image from Todd Akin forgiveness ad.
The Democratic funders who put $1.5 million into helping Todd Akin win the GOP primary in Missouri have surely struck gold. Akin has become a huge albatross for the national GOP, as well as at a local level. One has to wonder if this is a single case or if this kind of cross-funding of races by opposing parties goes on more often.
The Washington Examiner writes, "Call it a wise investment in light of his recent comments: Democrats wanted Missouri Republican congressman Todd Akin to win his state's hotly contested Senate GOP primary because they believed he gave incumbent Senator Claire McCaskill her best shot at retaining her seat."
Chris Cillizza reports, in the Washington Post, that Democratic funds helped Todd Akin win the GOP primary in Missouri.
"There's a reason why Democrats spent over $1.5 million trying to help Akin win his three-way primary. He was the most conservative candidate in the field -- and the most unpredictable one. He shook up his campaign staff late last year. He recently released a head-scratching and jumbled campaign ad. And Democrats have already launched a microsite highlighting his controversial statements that won't play well with moderates. ("America has got the equivalent of the stage III cancer of socialism because the federal government is tampering in all kinds of stuff it has no business tampering in," Akin once said.)"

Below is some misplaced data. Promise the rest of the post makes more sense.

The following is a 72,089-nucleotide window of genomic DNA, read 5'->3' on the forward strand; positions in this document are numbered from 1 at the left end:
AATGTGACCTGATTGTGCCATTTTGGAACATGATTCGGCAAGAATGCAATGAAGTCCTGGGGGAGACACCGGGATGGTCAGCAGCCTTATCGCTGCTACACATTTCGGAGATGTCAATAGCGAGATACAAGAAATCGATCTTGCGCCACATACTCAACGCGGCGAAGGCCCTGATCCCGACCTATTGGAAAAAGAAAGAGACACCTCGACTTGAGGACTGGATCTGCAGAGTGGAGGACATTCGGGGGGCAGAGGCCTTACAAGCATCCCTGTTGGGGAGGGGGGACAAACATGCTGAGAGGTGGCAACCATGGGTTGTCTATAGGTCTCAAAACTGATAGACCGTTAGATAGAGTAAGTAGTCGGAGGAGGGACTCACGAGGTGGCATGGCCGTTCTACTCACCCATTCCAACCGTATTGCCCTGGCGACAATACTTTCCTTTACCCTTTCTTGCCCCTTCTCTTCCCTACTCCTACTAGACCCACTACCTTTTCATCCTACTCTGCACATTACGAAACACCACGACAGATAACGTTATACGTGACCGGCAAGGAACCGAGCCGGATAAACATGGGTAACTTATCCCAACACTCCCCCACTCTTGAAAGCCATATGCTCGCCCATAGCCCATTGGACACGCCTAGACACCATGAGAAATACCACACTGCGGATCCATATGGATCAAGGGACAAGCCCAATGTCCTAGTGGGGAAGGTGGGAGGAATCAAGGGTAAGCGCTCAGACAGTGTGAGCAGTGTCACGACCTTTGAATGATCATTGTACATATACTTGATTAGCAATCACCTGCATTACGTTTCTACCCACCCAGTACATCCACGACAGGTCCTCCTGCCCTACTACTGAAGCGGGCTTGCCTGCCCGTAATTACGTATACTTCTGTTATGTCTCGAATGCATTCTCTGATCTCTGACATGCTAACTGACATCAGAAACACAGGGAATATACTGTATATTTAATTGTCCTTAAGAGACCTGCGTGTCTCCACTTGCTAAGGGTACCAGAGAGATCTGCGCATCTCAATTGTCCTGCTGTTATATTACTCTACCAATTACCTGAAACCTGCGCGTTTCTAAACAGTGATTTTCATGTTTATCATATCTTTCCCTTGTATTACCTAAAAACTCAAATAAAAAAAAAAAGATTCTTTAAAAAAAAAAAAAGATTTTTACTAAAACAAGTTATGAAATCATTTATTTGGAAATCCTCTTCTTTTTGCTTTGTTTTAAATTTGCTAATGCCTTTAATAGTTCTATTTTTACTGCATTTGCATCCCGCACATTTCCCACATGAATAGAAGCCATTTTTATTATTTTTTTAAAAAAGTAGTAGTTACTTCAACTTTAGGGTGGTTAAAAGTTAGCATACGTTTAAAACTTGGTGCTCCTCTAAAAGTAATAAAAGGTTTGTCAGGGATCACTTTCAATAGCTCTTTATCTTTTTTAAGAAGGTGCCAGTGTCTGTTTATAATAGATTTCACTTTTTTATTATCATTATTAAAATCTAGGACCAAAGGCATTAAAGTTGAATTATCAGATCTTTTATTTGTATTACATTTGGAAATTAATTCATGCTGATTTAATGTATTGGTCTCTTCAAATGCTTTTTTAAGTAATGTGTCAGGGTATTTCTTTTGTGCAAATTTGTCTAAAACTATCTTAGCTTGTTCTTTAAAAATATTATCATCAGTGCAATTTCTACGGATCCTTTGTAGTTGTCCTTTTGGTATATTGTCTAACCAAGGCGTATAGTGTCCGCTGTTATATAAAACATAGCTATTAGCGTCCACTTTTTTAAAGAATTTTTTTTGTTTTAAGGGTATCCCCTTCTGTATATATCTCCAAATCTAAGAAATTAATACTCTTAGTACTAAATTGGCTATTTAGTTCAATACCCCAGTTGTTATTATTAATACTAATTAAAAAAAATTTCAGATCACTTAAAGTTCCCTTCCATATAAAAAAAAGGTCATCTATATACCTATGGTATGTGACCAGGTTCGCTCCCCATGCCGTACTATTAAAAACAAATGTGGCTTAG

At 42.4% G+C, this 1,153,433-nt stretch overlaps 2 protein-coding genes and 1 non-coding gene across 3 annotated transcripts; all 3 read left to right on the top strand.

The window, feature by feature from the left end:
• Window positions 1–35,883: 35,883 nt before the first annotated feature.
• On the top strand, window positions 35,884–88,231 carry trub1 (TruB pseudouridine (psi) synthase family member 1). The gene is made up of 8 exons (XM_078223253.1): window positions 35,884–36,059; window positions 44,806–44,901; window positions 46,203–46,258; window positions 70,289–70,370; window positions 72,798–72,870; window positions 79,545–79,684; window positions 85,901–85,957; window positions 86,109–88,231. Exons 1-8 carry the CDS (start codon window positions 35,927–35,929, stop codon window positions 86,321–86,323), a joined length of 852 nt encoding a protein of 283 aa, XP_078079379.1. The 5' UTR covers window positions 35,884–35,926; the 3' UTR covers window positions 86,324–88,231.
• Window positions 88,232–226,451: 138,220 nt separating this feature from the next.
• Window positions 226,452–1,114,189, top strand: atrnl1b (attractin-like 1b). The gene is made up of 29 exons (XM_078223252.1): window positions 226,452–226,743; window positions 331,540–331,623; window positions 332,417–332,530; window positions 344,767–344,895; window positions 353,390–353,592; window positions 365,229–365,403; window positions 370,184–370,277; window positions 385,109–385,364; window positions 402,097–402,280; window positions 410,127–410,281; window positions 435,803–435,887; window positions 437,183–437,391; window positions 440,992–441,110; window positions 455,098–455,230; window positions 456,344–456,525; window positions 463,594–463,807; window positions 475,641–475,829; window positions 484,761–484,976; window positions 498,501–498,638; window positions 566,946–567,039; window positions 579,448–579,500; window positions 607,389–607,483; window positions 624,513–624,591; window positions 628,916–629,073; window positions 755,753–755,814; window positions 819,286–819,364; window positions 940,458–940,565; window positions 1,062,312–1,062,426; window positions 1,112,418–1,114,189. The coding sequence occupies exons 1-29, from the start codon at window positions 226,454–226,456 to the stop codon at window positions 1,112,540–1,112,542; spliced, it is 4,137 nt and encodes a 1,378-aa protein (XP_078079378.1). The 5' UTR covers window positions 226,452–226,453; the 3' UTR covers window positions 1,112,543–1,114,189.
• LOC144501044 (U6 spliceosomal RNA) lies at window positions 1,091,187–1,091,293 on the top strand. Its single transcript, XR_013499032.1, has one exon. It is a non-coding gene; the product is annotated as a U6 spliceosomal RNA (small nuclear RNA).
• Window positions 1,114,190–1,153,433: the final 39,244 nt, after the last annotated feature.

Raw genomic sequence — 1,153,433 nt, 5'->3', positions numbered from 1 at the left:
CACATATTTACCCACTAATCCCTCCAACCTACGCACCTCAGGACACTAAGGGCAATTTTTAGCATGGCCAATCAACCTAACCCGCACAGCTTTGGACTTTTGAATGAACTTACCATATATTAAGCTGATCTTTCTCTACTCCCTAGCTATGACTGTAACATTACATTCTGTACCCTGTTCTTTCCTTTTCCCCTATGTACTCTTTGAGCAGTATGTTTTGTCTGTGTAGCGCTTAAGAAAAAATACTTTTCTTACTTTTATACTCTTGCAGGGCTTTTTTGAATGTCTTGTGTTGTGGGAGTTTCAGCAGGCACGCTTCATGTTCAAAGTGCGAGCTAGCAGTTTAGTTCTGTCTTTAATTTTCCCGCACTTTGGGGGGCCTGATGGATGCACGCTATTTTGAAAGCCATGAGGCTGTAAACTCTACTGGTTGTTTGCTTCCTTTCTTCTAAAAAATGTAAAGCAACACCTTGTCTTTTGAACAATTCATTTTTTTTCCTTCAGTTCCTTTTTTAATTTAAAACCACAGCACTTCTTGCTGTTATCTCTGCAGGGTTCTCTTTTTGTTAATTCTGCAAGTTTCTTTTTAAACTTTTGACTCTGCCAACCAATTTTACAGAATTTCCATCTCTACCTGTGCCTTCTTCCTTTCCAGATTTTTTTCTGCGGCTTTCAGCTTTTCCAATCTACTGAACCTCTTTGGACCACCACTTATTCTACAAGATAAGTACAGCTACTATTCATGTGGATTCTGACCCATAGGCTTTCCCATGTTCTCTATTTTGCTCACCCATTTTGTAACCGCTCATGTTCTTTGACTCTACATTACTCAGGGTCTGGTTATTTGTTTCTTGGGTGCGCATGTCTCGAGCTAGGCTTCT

Cillizza's prophetically stated in his article, "Akin's tendency to chart his own path (which, on occasion, has also been the politically problematic one) suggests that Democrats might be handed new fodder for their own attack ads this fall."
Well, perhaps Cillizza was a bit UNDER-stated. He did hedge his remark by adding,
But to be clear, Akin isn't even close to being on the same level of surprise 2010 primary winners likeSharron Angle (Nev.)and Christine O'Donnell (Del.) -- two GOP Senate nominees with scant political resumes and even less political sense.
Akin has won congressional campaigns, he's from the heavily populated St. Louis area and he doesn't have any characteristics that blatantly disqualify him from serving in the Senate -- particularly when running against a politically damaged incumbent like McCaskill and in a statewide political environment likely to be tipped toward Republicans.
So, we have a clear case here where the Democrats, using the abusive power of Citizens United, effectively influenced a Republican primary. It is almost inconceivable to speculate that Karl Rove and his minions and investors did not do the same thing to Democrats.
I don't have examples. Maybe you, the reader can serve some up.